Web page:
Goldman Sachs Preps Debt-To-Equity Scheme For Nine Entertainment
Goldman Sachs is putting together a deal for a group of U.S. hedge funds to take control of Australia’s debt-laden Nine Entertainment Co., according to the Australian Financial Review. The plan involves the hedge funds converting part of the media company’s $A3.8 billion ($3.9 billion) debt into equity. Goldman manages mezzanine debt funds owed around $1 billion by Nine. Private equity firm CVC Asia Pacific bought Nine Entertainment, which includes the Nine Network, Australian News Channel, Ticketek, the Allphones Arena and a 50% stake in NineMSN, from James Packer for $5.5 billion in 2007. Last week the firm sold its publishing division ACP Magazines to Germany’s Bauer Media Group for a reported $500 million. Under Goldman’s plan Nine would retain $1.25 billion in debt through a new five-year facility. The paper said Goldman was due to put its proposal to Nine Entertainment’s lenders including hedge funds Oaktree Capital and Apollo Global Management. -Don Groves

Australian Exhibitor Hoyts Enters VOD Biz
Launching in the first quarter of 2013, Hoyts will be the first major Australian exhibitor to offer a VOD service offering new releases day-and-date with DVD, plus classic movies and TV content. Monikered Hoyts Stream, the service aims to tap into Hoyts’ customer base which includes 547,000 members of its loyalty programs and 200,000 people who regularly use its DVD rental kiosk business Oovie. The initiative will put Hoyts Stream in direct VOD competition with Foxtel on Demand, Quickflix, iTunes, Big Pond Movies, Fetch TV, Google Play and Xbox. Nearly every Hollywood film and most indie titles are now available simultaneously on VOD and DVD in Australia. Neither of Hoyts’ major exhib rivals, Village Roadshow and Event Cinemas, has indicated any intention of entering the VOD business. Crispin Tristram, Hoyts chief marketing officer, who will run Hoyts Stream, said the firm is in advanced negotiations with U.S. majors and leading independents to acquire VOD rights. He declined to reveal pricing but said fees would be competitive. A subscription service for library film and TV content is to be introduced later in 2013. Hoyts chairman David Kirk said the company recognizes a need “to provide our customers choice for how they consume filmed entertainment from Hoyts, be it on the big screen, small screen or now any screen.” The firm is expanding its network of DVD rental machines to 500 by October and they will be rebranded Hoyts Kiosk. Owned by Pacific Equity Partners, Hoyts operates 55 cinemas with nearly 450 screens in Australia and New Zealand, clocking more than 18 million admissions annually. It recently sold its distribution company to StudioCanal. -Don Groves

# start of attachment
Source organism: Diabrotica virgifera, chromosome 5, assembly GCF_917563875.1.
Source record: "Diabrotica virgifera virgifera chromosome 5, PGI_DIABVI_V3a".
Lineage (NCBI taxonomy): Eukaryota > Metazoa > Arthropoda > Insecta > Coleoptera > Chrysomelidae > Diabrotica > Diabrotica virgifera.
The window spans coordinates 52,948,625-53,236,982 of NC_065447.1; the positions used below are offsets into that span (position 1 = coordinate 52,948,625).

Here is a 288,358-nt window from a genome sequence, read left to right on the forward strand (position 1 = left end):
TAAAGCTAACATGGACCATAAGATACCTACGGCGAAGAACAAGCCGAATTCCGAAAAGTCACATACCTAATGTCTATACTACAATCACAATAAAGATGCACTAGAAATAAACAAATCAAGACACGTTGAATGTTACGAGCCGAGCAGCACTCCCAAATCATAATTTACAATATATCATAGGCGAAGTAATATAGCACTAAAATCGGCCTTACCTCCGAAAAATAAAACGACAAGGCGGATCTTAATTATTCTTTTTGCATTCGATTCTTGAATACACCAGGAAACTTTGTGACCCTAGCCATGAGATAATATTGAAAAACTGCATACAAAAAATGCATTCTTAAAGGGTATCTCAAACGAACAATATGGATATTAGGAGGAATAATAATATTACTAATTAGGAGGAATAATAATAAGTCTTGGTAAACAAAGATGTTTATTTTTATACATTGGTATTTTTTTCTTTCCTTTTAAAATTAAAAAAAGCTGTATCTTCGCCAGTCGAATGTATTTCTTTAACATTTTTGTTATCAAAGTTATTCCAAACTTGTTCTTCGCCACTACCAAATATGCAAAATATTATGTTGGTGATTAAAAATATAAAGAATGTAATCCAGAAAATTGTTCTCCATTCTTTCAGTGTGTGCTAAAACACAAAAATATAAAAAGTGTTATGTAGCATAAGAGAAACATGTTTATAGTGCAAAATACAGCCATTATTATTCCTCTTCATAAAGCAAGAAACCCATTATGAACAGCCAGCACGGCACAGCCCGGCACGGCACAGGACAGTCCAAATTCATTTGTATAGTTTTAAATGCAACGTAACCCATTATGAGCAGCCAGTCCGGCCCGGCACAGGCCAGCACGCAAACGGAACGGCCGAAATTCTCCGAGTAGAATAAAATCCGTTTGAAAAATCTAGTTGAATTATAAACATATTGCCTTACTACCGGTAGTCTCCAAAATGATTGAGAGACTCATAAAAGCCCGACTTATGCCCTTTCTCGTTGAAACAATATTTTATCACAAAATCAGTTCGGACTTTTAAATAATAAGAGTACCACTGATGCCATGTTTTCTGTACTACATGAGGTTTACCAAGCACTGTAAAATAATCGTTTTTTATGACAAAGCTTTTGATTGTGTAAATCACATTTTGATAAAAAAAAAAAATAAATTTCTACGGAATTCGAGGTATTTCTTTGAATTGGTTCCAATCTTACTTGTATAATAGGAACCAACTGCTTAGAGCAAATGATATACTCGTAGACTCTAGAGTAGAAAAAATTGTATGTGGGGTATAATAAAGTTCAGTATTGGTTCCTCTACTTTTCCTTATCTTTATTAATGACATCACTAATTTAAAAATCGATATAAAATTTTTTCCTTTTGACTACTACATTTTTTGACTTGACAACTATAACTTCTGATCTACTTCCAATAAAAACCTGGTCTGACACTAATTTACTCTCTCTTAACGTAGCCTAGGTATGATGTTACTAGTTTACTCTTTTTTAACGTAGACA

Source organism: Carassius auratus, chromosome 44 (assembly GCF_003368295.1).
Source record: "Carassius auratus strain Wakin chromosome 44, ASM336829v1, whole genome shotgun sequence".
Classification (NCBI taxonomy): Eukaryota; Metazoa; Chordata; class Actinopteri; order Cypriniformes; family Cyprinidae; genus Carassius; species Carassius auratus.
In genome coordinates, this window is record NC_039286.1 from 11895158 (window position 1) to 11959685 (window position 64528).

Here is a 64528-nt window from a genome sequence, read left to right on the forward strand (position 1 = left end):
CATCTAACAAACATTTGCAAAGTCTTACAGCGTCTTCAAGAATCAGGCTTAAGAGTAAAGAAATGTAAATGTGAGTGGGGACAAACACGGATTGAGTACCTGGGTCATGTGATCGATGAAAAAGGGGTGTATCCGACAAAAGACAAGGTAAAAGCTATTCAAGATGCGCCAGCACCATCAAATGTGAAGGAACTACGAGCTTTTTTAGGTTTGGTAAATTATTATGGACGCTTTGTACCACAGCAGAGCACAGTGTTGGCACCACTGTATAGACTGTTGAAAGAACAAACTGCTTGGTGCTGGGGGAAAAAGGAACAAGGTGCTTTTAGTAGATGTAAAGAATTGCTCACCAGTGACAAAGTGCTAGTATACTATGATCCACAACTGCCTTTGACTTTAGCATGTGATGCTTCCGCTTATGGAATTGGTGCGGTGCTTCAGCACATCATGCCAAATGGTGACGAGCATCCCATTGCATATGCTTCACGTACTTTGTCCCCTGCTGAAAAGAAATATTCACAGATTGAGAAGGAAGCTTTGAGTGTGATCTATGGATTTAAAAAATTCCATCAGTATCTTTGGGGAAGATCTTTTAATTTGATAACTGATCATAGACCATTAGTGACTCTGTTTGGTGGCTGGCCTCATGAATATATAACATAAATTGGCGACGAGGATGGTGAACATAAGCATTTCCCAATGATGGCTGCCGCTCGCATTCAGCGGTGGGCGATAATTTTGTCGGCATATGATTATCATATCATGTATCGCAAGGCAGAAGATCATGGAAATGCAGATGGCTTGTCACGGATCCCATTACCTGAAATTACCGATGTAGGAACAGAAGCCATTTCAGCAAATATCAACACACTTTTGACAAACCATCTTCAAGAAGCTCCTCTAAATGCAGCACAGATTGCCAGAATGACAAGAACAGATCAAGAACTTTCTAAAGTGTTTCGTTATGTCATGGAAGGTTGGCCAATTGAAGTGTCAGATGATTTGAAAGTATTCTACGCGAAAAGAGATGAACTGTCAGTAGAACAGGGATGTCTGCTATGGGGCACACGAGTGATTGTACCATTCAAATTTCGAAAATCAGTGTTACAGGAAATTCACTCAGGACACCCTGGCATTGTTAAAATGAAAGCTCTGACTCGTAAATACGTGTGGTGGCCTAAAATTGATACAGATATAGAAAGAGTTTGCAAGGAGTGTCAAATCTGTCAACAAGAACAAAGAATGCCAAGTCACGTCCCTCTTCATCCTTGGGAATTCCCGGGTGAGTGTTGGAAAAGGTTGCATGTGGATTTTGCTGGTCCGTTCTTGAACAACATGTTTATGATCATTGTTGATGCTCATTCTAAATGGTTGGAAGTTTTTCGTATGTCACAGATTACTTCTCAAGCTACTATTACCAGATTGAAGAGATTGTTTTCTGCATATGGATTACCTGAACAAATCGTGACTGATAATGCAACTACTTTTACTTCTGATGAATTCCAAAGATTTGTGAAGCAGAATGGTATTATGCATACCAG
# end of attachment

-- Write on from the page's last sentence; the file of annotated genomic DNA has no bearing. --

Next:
Quickflix Bolsters Streaming Deals With U.S. Majors, Oz Indies
Australia’s only combined online DVD rental and subscription streaming service Quickflix is beefing up its PPV menu via new deals with Walt Disney Company Australia, Warner Bros Entertainment Australia and independents Madman Entertainment, Umbrella Entertainment, Accent Film, Bounty Films, Gryphon Entertainment and Transmission Films. Among the first titles that will be available are Marvel’s The Avengers, Beverly Hills Chihuahua 3 and, in mid-October, Rock of Ages. Quickflix already has PPV deals with NBC Universal, Sony Pictures, Icon Film, Pinnacle Films and Hopscotch/Entertainment One. Chief executive Chris Taylor tells Deadline the new deals are well timed as the company launches its streaming service to the new Samsung Galaxy tablets this month. In February, HBO bought a 15.7% stake in Quickflix for $10 million ($10.3 million) and sealed a subscription video on demand supply deal with the company. –Don Groves

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